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What photographer Nancy Floyd and Ibram X. Kendi can teach us about being free and equal.

This week I came across an article in The New Yorker about Nancy Floyd's new photography book, Weathering Time. I had never heard of Nancy Floyd. The life she portrays in the book is not "remarkable" by American standards of fame and glamour, but she is remarkable—a subdued, "anti-perfectionist."

At age 25, she set out to document her own aging process by taking a single full-body photo of herself every day over the course of 20 years. The project ended up spanning nearly 40 years, with irregular gaps as life swept her along.

Johanna Fateman writes in The New Yorker:

"The metamorphosis or decline of her own body turned out to be, it seems, less interesting than—or inextricable from—the major events, changing backdrops, and interdependent relationships that made up her life... We see Floyd’s haircut shorten, the lines of her face deepen, but her distinct, solid bearing and forthright (she says “sullen”) demeanor before the lens is unwavering—a persistent, uncalculated anti-pose, absent of vanity or clichéd tics of conventional femininity."

Nancy possesses a kind of beauty many of us aren't accustomed to acknowledging, quiet dignity accompanied by pets and people, parents and partners who come and go over the course of a lifetime. Instead of chronological order, she puts her photos in categories like Underwear, Telephone, Protest, The Month Dad Died, Pets Misbehaving, and Shirts with Words.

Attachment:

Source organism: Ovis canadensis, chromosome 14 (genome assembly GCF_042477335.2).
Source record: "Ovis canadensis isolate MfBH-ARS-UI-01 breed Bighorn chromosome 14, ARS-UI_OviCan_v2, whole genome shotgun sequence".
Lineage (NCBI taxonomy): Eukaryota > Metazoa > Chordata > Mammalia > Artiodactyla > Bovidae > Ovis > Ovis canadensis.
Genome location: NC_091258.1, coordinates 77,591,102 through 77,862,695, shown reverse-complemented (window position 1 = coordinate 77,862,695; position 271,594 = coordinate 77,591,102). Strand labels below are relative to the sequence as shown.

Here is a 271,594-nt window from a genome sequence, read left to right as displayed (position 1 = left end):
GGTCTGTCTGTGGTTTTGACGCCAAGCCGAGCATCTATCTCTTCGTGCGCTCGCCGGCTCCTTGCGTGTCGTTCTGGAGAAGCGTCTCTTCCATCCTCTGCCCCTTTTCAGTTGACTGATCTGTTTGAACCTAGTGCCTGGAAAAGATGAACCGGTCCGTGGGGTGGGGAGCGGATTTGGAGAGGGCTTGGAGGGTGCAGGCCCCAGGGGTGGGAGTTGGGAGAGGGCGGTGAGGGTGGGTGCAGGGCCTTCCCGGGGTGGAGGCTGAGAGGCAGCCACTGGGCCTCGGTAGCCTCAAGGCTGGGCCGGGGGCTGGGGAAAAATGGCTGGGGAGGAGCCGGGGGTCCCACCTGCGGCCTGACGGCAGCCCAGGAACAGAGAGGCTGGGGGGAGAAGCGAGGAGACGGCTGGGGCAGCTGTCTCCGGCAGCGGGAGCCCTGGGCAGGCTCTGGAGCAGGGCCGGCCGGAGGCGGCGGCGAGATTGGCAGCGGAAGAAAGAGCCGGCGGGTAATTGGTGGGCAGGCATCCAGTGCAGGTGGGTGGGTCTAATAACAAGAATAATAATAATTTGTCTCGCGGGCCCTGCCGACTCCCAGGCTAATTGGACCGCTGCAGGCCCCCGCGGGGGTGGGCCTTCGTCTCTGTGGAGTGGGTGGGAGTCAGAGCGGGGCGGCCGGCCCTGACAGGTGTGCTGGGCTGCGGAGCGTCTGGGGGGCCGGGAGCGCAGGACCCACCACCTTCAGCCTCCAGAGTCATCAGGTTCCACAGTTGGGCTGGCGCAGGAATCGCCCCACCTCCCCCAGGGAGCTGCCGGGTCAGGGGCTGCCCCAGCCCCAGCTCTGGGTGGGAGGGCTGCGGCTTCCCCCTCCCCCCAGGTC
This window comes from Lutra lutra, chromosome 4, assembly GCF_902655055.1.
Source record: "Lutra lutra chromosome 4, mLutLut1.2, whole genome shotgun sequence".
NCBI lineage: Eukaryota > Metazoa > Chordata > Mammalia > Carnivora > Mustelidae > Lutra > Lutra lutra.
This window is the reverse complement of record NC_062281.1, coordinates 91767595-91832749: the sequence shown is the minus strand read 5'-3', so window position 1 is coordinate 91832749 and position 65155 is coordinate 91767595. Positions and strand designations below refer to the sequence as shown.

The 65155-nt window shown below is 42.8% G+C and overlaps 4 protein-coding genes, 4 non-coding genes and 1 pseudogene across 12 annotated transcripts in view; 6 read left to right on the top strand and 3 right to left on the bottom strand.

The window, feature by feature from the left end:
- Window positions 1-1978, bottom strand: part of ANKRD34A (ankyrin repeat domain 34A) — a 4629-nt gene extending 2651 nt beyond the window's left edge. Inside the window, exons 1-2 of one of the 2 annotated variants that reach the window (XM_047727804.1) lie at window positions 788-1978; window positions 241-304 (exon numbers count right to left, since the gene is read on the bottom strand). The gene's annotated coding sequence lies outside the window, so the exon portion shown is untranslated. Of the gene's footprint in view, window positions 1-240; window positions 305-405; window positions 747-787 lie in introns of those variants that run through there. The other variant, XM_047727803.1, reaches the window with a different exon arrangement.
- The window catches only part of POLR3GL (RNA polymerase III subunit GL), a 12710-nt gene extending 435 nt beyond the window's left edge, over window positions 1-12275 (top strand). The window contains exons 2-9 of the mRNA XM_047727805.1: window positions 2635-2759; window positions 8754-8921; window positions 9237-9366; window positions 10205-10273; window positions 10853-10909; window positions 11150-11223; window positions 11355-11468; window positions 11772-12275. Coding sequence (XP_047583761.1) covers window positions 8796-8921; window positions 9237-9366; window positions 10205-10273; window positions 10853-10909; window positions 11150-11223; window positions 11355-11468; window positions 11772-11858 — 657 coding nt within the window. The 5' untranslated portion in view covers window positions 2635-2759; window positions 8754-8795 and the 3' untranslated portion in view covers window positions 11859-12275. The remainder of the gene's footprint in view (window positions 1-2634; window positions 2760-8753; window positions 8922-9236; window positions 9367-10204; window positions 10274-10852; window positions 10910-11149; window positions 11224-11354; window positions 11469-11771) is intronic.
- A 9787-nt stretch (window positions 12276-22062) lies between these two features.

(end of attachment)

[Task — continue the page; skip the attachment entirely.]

This type of present, unaffected beauty made me think about the people I coach—some of whom I have worked with for over fourteen years—about their beauty and how they inevitably come to see more of it over time.

It also made me think of the unfamiliar freedom many of us have found in the midst of lockdowns: Freedom to be as we are. Freedom not to comply with dress codes and social expectations of how we carry our bodies.

Since the world went into quarantine, our voices have grown with a global outcry for racial justice, echoes of #metoo reverberating with real consequences, and a Get Out the Vote initiative unlike any other. Our bodies are not far behind.

We've seen a shift in models portrayed in advertising and diverse voices being heard in the media. And finally, at long last, Ibram X. Kendi writes in the current issue of Time Magazine, This Is the Black Renaissance: "The racial groups are equals, and what makes the racial groups equals is our common humanity; and our common humanity is imperfect and complex... Black Renaissance is stirring Black people to be themselves. Totally. Unapologetically. Freely... The Black Renaissance is the freedom of being. We are free."

It's time, well past time, in fact. Beauty is diversity, and we can't honor diversity if we're all trying to fit the same mold. As I wrote in The Habit Trip, "This life is an equal swagger opportunity."

We're approaching the prospect of emerging from isolation this summer or fall... back to workplaces and concerts and dinners with friends... and I'm curious if you see beauty any differently than before.

  1. What beauty do you see in yourself that you couldn't see before?

  2. What beauty can you see in the people around you?

We get to write our own definitions of beauty and power going forward. For what it's worth, I see them both in you—and in every one of us.



As Black History Month continues, I wanted to look not only back, but forward, to learn from some of the youngest, most influential activists working at the intersection of climate and racial justice. This article from links directly to the Instagram accounts of seven young people who are working to reverse the disproportionate impact of climate change on communities of color. The links make it easy to follow and support their efforts.


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